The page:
In addition, governments have shown a growing tendency � based on a combination of patterns of conflict and terrorism � to define any act of violence by non-governmental armed groups in an armed conflict as defined as "terrorist." However, the two legal regimes are fundamentally different: the IHL considers some acts of violence to be legal and others to be illegal, while any acts of violence as "terrorist" are always illegal.[16]

    The rapid proliferation of armed groups exacerbates the challenges of using IHL in such groups. Traditionally, non-governmental armed groups were organized in a manner similar to the state armed forces: hierarchically, with a level of organization that was directly visible. However, especially in recent conflicts, there is a growing tendency to disintegrate and thus proliferate armed groups. The growing number of armed groups makes it increasingly difficult to determine how organized they are and how they interact with each other. This, in turn, has exacerbated problems in determining whether a group of organizations has the qualifications to qualify as a NIAC member.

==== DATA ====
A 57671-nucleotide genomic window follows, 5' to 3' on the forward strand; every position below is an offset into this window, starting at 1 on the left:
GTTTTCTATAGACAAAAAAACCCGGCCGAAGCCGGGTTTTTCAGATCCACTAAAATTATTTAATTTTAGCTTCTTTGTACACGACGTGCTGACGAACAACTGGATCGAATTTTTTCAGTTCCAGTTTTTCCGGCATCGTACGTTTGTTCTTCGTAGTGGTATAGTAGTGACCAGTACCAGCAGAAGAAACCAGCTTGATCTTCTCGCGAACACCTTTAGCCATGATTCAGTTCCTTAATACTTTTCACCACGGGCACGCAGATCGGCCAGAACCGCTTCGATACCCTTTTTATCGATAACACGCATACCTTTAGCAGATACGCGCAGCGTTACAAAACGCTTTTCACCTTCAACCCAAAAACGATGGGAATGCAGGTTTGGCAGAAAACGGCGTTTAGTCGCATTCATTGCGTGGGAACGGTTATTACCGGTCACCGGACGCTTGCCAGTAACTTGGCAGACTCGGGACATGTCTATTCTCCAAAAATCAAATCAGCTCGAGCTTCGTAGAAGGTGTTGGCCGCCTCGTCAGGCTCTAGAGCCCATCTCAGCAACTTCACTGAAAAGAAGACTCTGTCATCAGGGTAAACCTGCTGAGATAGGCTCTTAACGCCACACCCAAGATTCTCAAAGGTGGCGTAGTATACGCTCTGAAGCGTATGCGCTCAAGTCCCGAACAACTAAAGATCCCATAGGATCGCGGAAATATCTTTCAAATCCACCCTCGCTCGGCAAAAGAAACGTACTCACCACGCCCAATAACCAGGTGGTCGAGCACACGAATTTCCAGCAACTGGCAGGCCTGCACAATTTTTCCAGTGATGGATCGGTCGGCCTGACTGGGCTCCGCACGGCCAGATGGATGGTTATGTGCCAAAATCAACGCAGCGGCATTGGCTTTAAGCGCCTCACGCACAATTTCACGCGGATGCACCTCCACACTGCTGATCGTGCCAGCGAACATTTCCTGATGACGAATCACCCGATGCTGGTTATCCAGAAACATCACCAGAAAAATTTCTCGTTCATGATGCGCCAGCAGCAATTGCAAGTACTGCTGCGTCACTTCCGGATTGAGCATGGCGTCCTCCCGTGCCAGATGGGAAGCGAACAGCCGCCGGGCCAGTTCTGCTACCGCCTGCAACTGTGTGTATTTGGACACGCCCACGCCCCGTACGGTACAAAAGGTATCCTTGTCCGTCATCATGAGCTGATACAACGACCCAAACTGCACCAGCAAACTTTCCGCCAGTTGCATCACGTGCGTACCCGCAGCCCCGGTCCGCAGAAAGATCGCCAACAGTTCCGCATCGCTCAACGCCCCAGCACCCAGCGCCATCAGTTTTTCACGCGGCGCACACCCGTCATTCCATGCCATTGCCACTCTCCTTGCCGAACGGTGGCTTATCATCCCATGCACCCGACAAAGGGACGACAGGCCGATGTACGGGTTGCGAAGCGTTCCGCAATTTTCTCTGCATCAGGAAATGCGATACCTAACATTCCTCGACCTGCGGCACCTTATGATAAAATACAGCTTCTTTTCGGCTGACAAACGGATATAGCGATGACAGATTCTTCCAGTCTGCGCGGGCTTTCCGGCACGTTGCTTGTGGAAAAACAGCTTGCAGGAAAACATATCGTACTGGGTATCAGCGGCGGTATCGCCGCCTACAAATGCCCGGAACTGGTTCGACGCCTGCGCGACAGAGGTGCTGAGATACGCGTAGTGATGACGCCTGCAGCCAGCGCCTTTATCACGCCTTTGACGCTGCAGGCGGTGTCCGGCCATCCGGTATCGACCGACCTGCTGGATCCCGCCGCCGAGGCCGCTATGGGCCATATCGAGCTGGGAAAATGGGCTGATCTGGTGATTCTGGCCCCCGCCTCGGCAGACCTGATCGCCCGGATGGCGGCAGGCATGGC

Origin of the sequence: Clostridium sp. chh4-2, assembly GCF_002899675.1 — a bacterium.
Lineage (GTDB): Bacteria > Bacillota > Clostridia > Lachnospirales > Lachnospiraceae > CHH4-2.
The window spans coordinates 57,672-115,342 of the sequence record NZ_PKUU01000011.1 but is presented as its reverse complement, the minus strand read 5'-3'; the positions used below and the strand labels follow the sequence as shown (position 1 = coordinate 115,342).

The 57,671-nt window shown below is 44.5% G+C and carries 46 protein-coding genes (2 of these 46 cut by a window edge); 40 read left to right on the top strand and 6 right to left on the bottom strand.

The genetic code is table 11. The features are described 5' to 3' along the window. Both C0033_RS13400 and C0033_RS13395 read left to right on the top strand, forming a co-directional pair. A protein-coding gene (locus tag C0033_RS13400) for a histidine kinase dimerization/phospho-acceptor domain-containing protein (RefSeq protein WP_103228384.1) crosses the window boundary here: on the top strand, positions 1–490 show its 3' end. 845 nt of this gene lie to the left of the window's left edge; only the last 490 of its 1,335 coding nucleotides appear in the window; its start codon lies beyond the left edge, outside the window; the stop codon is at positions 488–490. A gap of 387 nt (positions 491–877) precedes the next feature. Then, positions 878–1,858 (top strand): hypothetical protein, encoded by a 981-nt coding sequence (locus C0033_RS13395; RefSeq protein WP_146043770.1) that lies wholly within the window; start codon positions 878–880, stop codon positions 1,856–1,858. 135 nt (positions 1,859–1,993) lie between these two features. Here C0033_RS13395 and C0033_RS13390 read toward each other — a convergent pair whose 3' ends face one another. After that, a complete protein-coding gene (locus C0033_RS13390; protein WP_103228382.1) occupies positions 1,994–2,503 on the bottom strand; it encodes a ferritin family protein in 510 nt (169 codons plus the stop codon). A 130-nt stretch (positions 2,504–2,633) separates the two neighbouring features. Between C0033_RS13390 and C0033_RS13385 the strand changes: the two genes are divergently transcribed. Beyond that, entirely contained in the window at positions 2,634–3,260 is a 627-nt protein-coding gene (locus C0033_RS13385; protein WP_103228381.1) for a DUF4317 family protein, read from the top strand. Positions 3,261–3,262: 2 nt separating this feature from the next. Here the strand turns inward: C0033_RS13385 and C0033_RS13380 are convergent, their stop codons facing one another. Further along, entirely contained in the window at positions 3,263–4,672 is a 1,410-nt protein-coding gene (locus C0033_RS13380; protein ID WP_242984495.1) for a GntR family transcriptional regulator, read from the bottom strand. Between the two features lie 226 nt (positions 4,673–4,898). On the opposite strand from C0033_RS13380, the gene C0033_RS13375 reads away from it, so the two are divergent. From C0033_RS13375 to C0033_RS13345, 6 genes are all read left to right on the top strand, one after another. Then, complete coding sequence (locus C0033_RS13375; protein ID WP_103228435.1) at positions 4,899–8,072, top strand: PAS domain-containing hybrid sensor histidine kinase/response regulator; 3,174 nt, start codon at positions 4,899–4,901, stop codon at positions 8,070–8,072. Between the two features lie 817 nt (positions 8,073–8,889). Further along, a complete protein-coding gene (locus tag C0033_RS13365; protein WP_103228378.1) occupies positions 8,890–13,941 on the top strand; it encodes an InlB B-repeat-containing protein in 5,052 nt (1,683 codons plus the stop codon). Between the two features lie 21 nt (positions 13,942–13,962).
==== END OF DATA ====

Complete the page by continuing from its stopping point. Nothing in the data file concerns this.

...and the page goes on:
3. Geographical scope of IHL application

    Armed conflict, which involves non-governmental armed groups, raises another issue: Because some groups can move easily between several different territories, violence between them and the armed forces of one state can enter the territory of the state. A third that has not been involved in this country before. Conflict[17]. There are at least three different options for thinking about the geographical application of the IHL in such circumstances: First, the geographical scope of the IHL can be limited to the country where the conflict is rooted. Second, it can be extended to additional countries or governments that control the armed group in that region. And third, it can be assumed that the IHL is following the members of the group.[18]
  4. IHL and peacekeeping operations

    In recent decades, several peacekeeping operations have taken place in the context of armed conflict. Increasing the "strength" of UN Security Council peacekeeping orders has increased the likelihood of the use of military force by peacekeepers - and has raised questions about when and how the IHL will act.[19]

    According to the International Committee of the Red Cross, military forces employed by peacekeepers are automatically illegal under their auspices, apparently by law of the Security Council. Rather, the legitimacy of the peacekeepers' actions depends on their compliance with the IHL. This is due to the distinction between ius ad bellum and ius in bello, according to which legal recourse to the use of force (ius ad bellum) is distinguished from the legality of the force actually used (ius in bello).